KAMPALA, Uganda — A disease whose progression and symptoms seem straight out of a horror movie but which can be treated has killed at least 20 Ugandans and sickened more than 20,000 in just two months.
Jiggers, small insects which look like fleas, are the culprits in the epidemic which causes parts of the body to rot. They often enter through the feet. Once inside a person’s body, they suck the blood, grow and breed, multiplying by the hundreds.
Affected body parts – buttocks, lips, even eyelids – rot away.
James Kakooza, Uganda’s minister of state for primary health care, said jiggers can easily kill young children by sucking their blood and can cause early deaths in grown-ups who have other diseases. Most of those infected, especially the elderly, cannot walk or work.
“It is an epidemic which we are fighting against and I am sure over time we will eradicate the jiggers,” Kakooza said.
The insects breed in dirty, dusty places. The medical name for the parasitic disease is tungiasis, which is caused by the female sand fly burrowing into the skin. It exists in parts of Latin America and the Caribbean, besides sub-Saharan Africa.
Kakooza said health workers are telling residents of the 12 affected districts in Uganda that jiggers thrive amid poor hygienic conditions.
“We are also telling them to use medicated soap. They can apply petrol and paraffin in places infested by jiggers and they die,” Kakooza said.
The most affected part of Uganda is the Busoga region in the east, 150 kilometers (90 miles) from Kampala, Uganda’s capital. Some cases have been reported in the central region, less that 70 kilometers (43 miles) from the city, which has led to fears the whole country might be affected.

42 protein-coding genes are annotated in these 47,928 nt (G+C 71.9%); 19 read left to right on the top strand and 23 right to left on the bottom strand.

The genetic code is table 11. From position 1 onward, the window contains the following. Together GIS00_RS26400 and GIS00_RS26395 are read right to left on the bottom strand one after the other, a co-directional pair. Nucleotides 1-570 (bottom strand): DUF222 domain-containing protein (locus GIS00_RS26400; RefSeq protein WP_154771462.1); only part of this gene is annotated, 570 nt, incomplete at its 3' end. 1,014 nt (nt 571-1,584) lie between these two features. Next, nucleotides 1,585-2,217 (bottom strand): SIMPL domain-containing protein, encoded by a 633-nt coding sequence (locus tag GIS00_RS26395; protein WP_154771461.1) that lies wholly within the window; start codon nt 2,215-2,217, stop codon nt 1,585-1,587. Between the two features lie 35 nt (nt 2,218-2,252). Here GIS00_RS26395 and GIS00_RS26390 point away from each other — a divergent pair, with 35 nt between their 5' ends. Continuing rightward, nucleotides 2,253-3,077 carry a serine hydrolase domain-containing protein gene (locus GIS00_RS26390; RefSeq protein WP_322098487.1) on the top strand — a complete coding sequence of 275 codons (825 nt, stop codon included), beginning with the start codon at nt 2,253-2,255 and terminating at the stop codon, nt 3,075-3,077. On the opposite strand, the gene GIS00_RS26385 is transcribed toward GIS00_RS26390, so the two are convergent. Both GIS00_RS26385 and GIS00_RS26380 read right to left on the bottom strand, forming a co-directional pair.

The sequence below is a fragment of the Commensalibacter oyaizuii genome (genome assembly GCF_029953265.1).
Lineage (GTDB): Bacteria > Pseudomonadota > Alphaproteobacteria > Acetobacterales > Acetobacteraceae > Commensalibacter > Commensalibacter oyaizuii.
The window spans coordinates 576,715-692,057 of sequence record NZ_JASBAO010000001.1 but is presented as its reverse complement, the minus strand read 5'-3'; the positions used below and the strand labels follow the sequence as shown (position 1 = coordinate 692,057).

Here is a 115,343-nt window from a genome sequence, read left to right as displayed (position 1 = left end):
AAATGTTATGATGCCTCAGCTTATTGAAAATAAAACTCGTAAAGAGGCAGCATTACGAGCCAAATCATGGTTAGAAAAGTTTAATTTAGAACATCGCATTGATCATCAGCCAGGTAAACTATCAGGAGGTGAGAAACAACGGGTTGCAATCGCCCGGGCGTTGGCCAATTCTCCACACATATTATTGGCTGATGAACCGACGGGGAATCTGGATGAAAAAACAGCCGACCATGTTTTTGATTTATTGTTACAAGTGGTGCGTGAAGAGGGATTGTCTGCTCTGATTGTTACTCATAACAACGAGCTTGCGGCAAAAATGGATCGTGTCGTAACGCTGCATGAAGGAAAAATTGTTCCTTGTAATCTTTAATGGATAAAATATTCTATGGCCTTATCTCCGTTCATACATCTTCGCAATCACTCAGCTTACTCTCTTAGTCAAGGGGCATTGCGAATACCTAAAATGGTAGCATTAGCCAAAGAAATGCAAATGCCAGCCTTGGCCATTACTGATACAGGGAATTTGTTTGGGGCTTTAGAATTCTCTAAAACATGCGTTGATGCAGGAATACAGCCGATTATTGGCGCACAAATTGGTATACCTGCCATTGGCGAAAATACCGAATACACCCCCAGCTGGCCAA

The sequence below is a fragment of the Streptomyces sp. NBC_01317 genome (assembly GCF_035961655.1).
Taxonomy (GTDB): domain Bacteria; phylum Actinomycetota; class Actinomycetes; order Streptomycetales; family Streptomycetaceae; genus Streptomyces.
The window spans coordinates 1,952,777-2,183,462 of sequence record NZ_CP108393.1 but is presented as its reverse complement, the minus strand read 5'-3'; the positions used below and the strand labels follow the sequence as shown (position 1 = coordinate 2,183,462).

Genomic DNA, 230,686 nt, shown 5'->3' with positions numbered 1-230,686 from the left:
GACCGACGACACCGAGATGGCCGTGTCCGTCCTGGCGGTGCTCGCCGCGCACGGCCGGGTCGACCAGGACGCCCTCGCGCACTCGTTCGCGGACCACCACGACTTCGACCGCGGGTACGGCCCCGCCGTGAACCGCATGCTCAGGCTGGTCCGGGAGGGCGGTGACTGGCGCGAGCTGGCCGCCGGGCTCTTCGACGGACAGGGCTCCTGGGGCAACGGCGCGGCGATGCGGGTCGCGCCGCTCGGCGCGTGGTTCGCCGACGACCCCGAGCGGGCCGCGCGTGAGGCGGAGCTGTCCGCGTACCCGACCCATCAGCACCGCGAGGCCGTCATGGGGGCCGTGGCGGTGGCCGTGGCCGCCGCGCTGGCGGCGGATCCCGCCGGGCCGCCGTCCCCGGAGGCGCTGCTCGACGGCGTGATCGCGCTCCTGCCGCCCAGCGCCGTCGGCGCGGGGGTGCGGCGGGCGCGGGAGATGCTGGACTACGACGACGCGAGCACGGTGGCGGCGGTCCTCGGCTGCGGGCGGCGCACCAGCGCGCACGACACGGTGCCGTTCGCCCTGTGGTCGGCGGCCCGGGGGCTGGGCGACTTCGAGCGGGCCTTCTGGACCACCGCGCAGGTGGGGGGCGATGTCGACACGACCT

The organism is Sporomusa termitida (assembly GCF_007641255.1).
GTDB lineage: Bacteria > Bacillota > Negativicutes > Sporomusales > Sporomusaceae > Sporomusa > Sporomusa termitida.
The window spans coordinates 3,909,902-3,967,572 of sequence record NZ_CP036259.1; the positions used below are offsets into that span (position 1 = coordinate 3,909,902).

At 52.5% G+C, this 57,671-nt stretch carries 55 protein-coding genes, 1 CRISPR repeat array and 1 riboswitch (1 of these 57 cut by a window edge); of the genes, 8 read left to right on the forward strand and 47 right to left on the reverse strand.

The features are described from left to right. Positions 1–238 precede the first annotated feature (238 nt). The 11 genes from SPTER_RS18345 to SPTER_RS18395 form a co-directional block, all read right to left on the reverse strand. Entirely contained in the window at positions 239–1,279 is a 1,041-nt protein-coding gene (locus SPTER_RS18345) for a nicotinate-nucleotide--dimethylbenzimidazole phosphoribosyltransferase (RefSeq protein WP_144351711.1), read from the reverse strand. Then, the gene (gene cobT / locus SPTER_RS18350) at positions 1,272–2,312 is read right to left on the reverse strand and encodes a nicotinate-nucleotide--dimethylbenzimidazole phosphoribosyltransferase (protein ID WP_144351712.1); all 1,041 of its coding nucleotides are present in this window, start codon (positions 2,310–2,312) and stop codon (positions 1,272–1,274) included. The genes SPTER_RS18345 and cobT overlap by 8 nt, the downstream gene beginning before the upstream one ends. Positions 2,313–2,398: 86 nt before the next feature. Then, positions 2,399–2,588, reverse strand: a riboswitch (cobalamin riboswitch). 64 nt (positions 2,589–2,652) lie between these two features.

Some think jiggers – whose scientific name is Tunga penetrans – were brought to Uganda and other east African countries by migrants from India who constructed the railway from Mombasa, the Kenyan seaport, to Kampala in the 19th century. Others say they came to Africa aboard a British ship that sailed from Brazil.
Over time locals were affected. One observer near the turn of the century called jiggers “the most fearful calamity that has ever afflicted the East African peoples” after seeing affected people on the
slopes of Mount Kilimanjaro crawling around on all fours and groaning with pain. Colonial overnments brought it under control but jiggers have since re-emerged where hygiene is poor.
Some affected people in rural Uganda, like Dakaba Kaala, think they are bewitched and simply wait to die instead of trying to remove the insects.
“For the last three years I have been suffering from jiggers,” the 60-year-old said. “I lost two children killed by jiggers.They were sent to me by my neighbor who wants to grab my piece of land.”
“It is common to find graves of whole families wiped away by jiggers,” said Simon Wanjala, a ministry of health official in eastern Uganda.
Uganda’s government has allocated 1 million US dollars to fight the epidemic. Treatment involves removal of the insect or topical medication.
A study a few years ago in Nigeria concluded that raising pigs, having sand or clay floors inside the home and having a resting place outside the house increased the risk of getting jiggers. Wearing closed shoes and using insecticides indoors helps prevent infestations.